Since the policy was released, five agencies have been named. The first use of the power was in August 2015, followed by three agencies in December 2016. Most recently, a photography business was named in order to warn other consumers about its retention and use of photos.  

As privacy becomes of increasing concern to many, the reputational impacts of a breach are also likely to be increasingly significant. If the last few months are an indication, it is likely we will see more such ‘naming and shaming’ in the months to come.  

New Zealand Developments

Privacy Commissioner makes recommendations for Privacy Act reform

The Privacy Commissioner has released six recommendations for reform of the Privacy Act 1993, as part of the Commissioner’s statutory mandate to review and report back to the Government on the Act’s operation:

  • Making data portability a consumer right (the ability for an individual to request an agency transfer information to another agency in a format that makes it usable by the other agency).
  • Introducing protections for individuals against the risk they can be re-identified from anonymised data.
  • Granting the Commissioner the ability to require agencies to demonstrate their compliance with the Act and their privacy management plans.
  • Introducing new civil penalties on application to the High Court for serious privacy breaches (up to $100,000 for individuals and up to $1 million for a body corporate).
  • Narrowing the defences available for obstructing, or failing to comply with the requirements of, the Privacy Commissioner.
  • Repealing the current public register privacy principles, instead placing safeguards in the legislation setting up the relevant public register, and making the review of applications for suppression of information on those public registers the responsibility of the Commissioner.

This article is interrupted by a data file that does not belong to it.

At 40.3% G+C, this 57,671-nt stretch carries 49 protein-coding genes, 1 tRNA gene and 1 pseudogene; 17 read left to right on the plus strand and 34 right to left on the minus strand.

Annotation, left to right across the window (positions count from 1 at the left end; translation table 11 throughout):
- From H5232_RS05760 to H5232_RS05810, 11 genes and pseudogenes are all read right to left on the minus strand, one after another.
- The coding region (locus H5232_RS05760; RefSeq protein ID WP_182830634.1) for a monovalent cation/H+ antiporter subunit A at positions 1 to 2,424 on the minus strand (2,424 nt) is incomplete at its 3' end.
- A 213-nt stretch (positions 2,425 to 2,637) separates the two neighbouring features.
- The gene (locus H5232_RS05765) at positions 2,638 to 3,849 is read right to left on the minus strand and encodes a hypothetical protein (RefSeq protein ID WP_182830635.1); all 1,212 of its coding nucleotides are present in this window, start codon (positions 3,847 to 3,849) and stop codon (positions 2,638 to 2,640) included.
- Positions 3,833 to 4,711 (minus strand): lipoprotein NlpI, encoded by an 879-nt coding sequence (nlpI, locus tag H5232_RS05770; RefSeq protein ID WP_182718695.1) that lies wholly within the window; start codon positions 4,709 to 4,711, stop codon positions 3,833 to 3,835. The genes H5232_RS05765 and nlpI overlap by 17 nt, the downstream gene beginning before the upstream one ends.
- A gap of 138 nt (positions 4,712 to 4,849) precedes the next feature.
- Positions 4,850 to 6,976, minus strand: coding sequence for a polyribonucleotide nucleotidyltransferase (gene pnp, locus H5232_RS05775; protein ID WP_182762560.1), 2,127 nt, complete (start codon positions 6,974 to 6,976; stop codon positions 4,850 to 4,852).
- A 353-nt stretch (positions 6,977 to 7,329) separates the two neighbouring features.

The Privacy Commissioner notes these recommendations have taken into account the Law Commission’s review of privacy law from 2008-2011, but are also made in light of developments in data science, information technology and international privacy laws. This report will be taken into account as part of the Government’s proposed modernisation of the Privacy Act, a draft of which is expected this year. 

The full report is available here.


What constitutes ‘harm’ under the Harmful Digital Communications Act?

For the first time since the Harmful Digital Communications Act was passed, a court has considered what will constitute ‘harm’ under the Act.

A man appeared in court after posting intimate pictures of his wife on Facebook without her permission. Judge Doherty considered that because ‘harm’ is defined as ‘serious emotional distress’ in the Act, rather than mental injury, harm would be established by something less than mental injury or a recognised psychiatric illness. He also considered that the need to deter harm must be weighed against the importance of freedom of expression, so the bar for what constitutes harm could not be set too low.